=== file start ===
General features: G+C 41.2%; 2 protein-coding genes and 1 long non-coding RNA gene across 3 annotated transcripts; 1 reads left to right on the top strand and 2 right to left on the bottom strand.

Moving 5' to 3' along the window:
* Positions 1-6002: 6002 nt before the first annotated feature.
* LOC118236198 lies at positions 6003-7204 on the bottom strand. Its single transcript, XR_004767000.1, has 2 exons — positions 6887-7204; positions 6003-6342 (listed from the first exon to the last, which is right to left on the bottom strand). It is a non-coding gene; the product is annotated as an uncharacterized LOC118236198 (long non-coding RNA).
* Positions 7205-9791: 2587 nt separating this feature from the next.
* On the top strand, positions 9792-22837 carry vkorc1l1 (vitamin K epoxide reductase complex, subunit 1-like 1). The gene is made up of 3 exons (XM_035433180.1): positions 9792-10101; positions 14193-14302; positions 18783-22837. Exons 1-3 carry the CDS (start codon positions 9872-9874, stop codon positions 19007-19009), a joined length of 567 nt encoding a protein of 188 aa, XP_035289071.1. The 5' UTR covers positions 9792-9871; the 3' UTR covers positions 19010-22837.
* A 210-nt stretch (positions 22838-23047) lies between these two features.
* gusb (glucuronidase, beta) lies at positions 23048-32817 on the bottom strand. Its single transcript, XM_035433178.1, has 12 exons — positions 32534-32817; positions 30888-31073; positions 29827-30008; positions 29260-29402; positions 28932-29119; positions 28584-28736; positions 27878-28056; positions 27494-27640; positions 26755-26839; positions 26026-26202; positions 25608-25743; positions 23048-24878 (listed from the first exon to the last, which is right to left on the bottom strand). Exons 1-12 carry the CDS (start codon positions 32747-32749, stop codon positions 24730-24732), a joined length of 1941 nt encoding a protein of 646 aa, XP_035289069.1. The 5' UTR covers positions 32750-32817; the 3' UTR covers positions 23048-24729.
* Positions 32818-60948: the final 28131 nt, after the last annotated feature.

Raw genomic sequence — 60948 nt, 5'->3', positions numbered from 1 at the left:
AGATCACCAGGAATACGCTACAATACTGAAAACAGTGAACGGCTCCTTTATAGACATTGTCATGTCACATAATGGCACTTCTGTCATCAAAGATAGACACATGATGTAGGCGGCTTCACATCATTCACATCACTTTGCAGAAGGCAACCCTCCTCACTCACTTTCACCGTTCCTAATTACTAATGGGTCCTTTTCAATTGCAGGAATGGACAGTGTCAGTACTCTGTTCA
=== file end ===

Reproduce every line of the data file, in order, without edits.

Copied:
General features: G+C 41.2%; 2 protein-coding genes and 1 long non-coding RNA gene across 3 annotated transcripts; 1 reads left to right on the top strand and 2 right to left on the bottom strand.

Moving 5' to 3' along the window:
* Positions 1-6002: 6002 nt before the first annotated feature.
* LOC118236198 lies at positions 6003-7204 on the bottom strand. Its single transcript, XR_004767000.1, has 2 exons — positions 6887-7204; positions 6003-6342 (listed from the first exon to the last, which is right to left on the bottom strand). It is a non-coding gene; the product is annotated as an uncharacterized LOC118236198 (long non-coding RNA).
* Positions 7205-9791: 2587 nt separating this feature from the next.
* On the top strand, positions 9792-22837 carry vkorc1l1 (vitamin K epoxide reductase complex, subunit 1-like 1). The gene is made up of 3 exons (XM_035433180.1): positions 9792-10101; positions 14193-14302; positions 18783-22837. Exons 1-3 carry the CDS (start codon positions 9872-9874, stop codon positions 19007-19009), a joined length of 567 nt encoding a protein of 188 aa, XP_035289071.1. The 5' UTR covers positions 9792-9871; the 3' UTR covers positions 19010-22837.
* A 210-nt stretch (positions 22838-23047) lies between these two features.
* gusb (glucuronidase, beta) lies at positions 23048-32817 on the bottom strand. Its single transcript, XM_035433178.1, has 12 exons — positions 32534-32817; positions 30888-31073; positions 29827-30008; positions 29260-29402; positions 28932-29119; positions 28584-28736; positions 27878-28056; positions 27494-27640; positions 26755-26839; positions 26026-26202; positions 25608-25743; positions 23048-24878 (listed from the first exon to the last, which is right to left on the bottom strand). Exons 1-12 carry the CDS (start codon positions 32747-32749, stop codon positions 24730-24732), a joined length of 1941 nt encoding a protein of 646 aa, XP_035289069.1. The 5' UTR covers positions 32750-32817; the 3' UTR covers positions 23048-24729.
* Positions 32818-60948: the final 28131 nt, after the last annotated feature.

Raw genomic sequence — 60948 nt, 5'->3', positions numbered from 1 at the left:
AGATCACCAGGAATACGCTACAATACTGAAAACAGTGAACGGCTCCTTTATAGACATTGTCATGTCACATAATGGCACTTCTGTCATCAAAGATAGACACATGATGTAGGCGGCTTCACATCATTCACATCACTTTGCAGAAGGCAACCCTCCTCACTCACTTTCACCGTTCCTAATTACTAATGGGTCCTTTTCAATTGCAGGAATGGACAGTGTCAGTACTCTGTTCA